As Derek Johnson’s post yesterday astutely acknowledged, overflow requires labor and increasingly fans are looked upon as valuable sources of free promotional and creative work. Rarely, however, does overflow rely on fans to be the sources of narrative expansion across platforms, which is what makes The 4400 illustrative of both the possibilities and limitations of such fan-generated corporate-sanctioned initiatives.
In early 2007, USA Network hired the online viral marketing firm Campfire to design a promotional campaign for the fourth season of The 4400. Seeking to energize the series’ fan base to “be… classic evangelist[s]” that would bring new viewers to the show, Campfire created an immersive launch that invited fans to insert themselves directly into The 4400 story-world by creating their own characters and self-narrating as if they inhabited that universe. Specifically, The 4400 Campfire campaign encouraged fans to upload videos and blog about their experiences with Promicin, a fictional drug that either gave its users powerful abilities or produced painful deaths.The Campfire campaign created pro, con and undecided websites where fans could tell their own Promicin-related stories.
The websites attracted 417 registered members who uploaded a combined 72 in-character Promicin videos and stories as well as posting 3576 messages to 202 forum topics. Forum threads offered narrative interventions into The 4400 story-world. For example, a thread titled “Blue and Green” chronicled police officer Aegis’ decision to take Promicin in order to serve and protect his community and included a detailed account of the 48-hour period immediately following his injection, in which it would be determined if he developed abilities or died. Posters to this thread offered Aegis encouragement and advice, including discussions over whether Promicin was perishable (Aegis was not certain how old the injection he found was). They also debated the ethics of super-powered law enforcement officers policing their communities. As fan-habitants collaboratively told Aegis’ story, other subplots developed, including RandomHero’s offer to heal Aegis’ injured partner (Aegis’s partner was badly beaten by a Promicin-positive thug) and concerns over whether certain members were really anti-Promicin spies trying to get Promicin-positives to reveal their true identities and locations. Overall, the fan-generated plotting fit the conspiratorial and ethically ambiguous atmosphere found on the television series. The “Blue and Green” thread is but one example of fan-habitant labor actually contributing to the meanings and events transpiring within The 4400 universe, generating oveflow through creative participation.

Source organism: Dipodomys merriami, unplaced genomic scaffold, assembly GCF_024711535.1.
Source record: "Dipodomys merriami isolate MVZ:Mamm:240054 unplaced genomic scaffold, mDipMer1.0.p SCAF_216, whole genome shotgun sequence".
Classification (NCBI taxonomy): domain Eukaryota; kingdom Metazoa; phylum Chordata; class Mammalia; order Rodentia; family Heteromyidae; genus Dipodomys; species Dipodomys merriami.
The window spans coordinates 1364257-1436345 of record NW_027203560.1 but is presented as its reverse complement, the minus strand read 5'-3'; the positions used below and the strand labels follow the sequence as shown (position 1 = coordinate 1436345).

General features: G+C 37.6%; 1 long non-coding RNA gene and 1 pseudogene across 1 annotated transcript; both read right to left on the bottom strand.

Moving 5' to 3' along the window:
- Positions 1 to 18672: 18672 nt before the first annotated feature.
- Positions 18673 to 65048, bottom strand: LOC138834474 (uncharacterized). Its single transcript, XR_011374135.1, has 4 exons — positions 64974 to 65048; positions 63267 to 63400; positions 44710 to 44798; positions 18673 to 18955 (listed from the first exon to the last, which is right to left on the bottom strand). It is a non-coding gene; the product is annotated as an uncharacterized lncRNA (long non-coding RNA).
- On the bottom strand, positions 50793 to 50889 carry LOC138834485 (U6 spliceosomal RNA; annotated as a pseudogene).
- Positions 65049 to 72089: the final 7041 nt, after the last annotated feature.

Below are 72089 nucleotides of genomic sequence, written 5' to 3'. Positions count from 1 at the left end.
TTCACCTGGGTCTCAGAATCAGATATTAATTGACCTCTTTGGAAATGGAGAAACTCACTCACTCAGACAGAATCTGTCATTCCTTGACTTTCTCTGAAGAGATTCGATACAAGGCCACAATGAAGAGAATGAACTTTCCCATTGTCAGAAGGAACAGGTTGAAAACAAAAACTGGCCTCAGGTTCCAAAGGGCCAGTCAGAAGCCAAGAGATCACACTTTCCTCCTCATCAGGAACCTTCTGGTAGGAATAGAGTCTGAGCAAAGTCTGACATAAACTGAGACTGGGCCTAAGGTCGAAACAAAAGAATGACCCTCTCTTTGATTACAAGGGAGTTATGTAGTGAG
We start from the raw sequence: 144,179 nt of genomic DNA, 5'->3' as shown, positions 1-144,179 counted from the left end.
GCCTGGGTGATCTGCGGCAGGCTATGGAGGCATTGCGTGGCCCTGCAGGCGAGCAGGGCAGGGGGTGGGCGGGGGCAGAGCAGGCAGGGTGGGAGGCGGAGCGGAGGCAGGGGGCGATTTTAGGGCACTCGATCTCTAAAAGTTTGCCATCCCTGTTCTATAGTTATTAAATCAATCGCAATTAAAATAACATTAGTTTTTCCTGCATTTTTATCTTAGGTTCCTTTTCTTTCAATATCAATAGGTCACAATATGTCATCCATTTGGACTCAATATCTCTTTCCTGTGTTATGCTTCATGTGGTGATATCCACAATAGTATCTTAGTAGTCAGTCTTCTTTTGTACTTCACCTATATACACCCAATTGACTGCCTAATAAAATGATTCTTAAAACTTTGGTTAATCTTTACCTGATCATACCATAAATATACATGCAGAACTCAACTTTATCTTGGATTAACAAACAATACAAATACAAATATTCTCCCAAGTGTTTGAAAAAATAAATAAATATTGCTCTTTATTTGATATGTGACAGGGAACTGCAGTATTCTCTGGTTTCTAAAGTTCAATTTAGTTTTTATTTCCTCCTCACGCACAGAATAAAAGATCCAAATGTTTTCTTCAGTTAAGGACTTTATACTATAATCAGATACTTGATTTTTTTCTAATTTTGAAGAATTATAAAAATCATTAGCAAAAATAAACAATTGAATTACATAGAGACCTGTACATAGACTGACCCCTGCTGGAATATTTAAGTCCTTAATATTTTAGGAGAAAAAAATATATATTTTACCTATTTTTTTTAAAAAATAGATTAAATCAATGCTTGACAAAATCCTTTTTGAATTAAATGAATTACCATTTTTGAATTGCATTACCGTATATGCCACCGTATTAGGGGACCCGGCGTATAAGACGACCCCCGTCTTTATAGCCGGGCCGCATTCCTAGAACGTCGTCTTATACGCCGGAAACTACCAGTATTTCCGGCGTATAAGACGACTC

The 4400 was cancelled after its fourth season. While fans appreciated the creative participation afforded them by Campfire, their labor did not attract new viewers. While the series continues to circulate on DVD, the Promicin websites have been disabled, effectively evicting their fan-habitants and deleting their stories from the larger 4400 universe. Herein lies the limitations for fan-generated corporate-sanctioned overflow: when the corporation no longer sanctions it, because its promotional utility has expired or the cost of maintaining the websites exceeds the profits likely to be gleaned, all the world-building work done by fans vanishes as well. Paradoxically, overflow strategies can prove to be quite ephemeral, even as their world-building functions seek to add temporal and spatial dimensions to the story being developed.